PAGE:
The US had imposed specific sanctions on China in 2018 citing state-sanctioned technology theft and other unfair practices. A report from the World Trade Organisation (WTO) has noted that the sanctions are inconsistent with international trade laws as they are targeted at a single country, macroeconomic influencers share their views on the COVID -19 impact.

Christophe Barraud

Economist Christophe Barrauds shared an article on the WTO report that the sanctions imposed by the US on China violate international trade rules.

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The US had imposed additional duties on a range of products from China, following which the latter filed a complaint with the WTO claiming that they were inconsistent with the General Agreement on Tariffs and Trade 1994 (GATT). The US in its response to the complaint had noted that the additional duties imposed were essential to protect public morals.

The WTO report noted that the sanctions were inconsistent with the GATT as they were specifically imposed only on China. The report further stated that the US had not issued substantial evidence that the products on which additional duties were imposed would protect the public morals objective.

Dean Baker

Dean Baker, a senior economist at the Center for Economic and Policy Research, shared an article on the expected availability of COVID-19 vaccine in China by November. He noted that if a cooperative approach to the development of a vaccine is adopted, everyone would have access to a successful vaccine.

China is developing four COVID-19 vaccines that are in the final stages of development, out of which three have been offered to essential workers for emergency use. According to the Chinese Center for Disease Control and Prevention (CDC), the vaccines may become available for use by the general public by November.

Jared Bernstein

Jared Bernstein, a senior fellow at Center On Budget, tweeted statistics comparing poverty rates and policies of the Federal Reserve. He noted that poverty rates in 2019 declined by 0.7% and the unemployment rate was at 3.7%. The Federal Reserve’s lower inflation rates played a major role in poverty reduction, he added.

Bernstein noted that the increase in unemployment in 2020 due to the COVID-19 pandemic has increased poverty although it was initially offset by the unemployment insurance provided by the government. Without additional fiscal support, the poverty rate in 2020 will continue to rise, he added.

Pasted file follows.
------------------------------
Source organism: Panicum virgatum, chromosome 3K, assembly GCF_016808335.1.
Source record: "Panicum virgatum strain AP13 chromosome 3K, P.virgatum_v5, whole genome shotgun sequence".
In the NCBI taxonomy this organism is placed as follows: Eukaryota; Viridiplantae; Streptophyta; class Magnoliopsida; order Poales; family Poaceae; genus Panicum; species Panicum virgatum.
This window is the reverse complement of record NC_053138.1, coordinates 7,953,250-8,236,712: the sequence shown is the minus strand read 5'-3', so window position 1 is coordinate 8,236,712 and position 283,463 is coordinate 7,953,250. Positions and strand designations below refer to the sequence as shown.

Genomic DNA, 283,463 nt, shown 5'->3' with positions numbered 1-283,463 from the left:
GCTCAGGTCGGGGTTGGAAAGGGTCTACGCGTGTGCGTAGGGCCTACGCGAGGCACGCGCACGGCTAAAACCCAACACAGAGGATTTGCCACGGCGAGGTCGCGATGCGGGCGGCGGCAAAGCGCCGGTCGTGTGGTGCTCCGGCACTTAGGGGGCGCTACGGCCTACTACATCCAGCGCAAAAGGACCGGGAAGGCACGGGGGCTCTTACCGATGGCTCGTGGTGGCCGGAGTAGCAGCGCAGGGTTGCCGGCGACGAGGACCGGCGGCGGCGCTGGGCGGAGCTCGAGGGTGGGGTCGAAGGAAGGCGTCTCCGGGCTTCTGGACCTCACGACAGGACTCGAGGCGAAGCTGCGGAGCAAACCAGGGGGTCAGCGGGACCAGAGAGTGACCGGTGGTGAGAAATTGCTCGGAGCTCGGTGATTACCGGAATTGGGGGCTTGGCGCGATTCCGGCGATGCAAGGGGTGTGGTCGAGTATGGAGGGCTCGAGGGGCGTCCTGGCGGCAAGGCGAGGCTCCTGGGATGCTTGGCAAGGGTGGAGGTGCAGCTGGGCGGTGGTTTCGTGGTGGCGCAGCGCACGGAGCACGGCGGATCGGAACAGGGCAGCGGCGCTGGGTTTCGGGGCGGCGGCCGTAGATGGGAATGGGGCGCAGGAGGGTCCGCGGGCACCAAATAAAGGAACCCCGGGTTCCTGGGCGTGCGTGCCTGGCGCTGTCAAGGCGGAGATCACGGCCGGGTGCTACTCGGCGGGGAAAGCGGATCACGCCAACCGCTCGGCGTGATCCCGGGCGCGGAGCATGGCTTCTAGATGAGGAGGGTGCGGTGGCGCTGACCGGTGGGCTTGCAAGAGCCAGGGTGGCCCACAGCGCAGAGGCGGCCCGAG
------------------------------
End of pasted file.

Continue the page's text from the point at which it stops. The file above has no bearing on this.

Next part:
Adam Posen

Adam Posen, president of the Peterson Institute for International Economics, shared an article on how the developments in Japan can be applied to other advanced economies who are struggling to recover from the impact of the pandemic.

The article notes that Japan is experiencing a combination of low growth, inflation and interest rates, in addition to an increase in household savings. The government is expected to maintain fiscal stimulus to recover from the pandemic, a strategy that other advanced economies will likely follow and become the new normal. Injecting additional fiscal stimulus, however, is leading to higher budget deficits and debts.

New economic policy tools are essential in this scenario to revive the economy particularly those sectors that have been affected the most. The article notes that the virus should be contained and subsidies should be provided to help businesses survive. Further, central banks should focus on keeping interest rates low to tackle the problems arising out of high debts.

Howard Archer

Howard Archer, the chief economic adviser to EY ITEM Club, shared an article on the UK labour market. According to the latest data from the labour market report, the unemployment rate in the country is increasing with the claimant count rising by 73,700 in August to 2.7373 million.

The unemployment rate recorded a moderate increase to 4.1% in July with the rate of decline in annual earnings also stabilising after weakening over the last three months. The article noted that the labour market will play a critical role in the recovery of the UK economy. The unemployment rate is projected to increase to 8.5% by the end of 2020/early 2021 before stabilising or falling.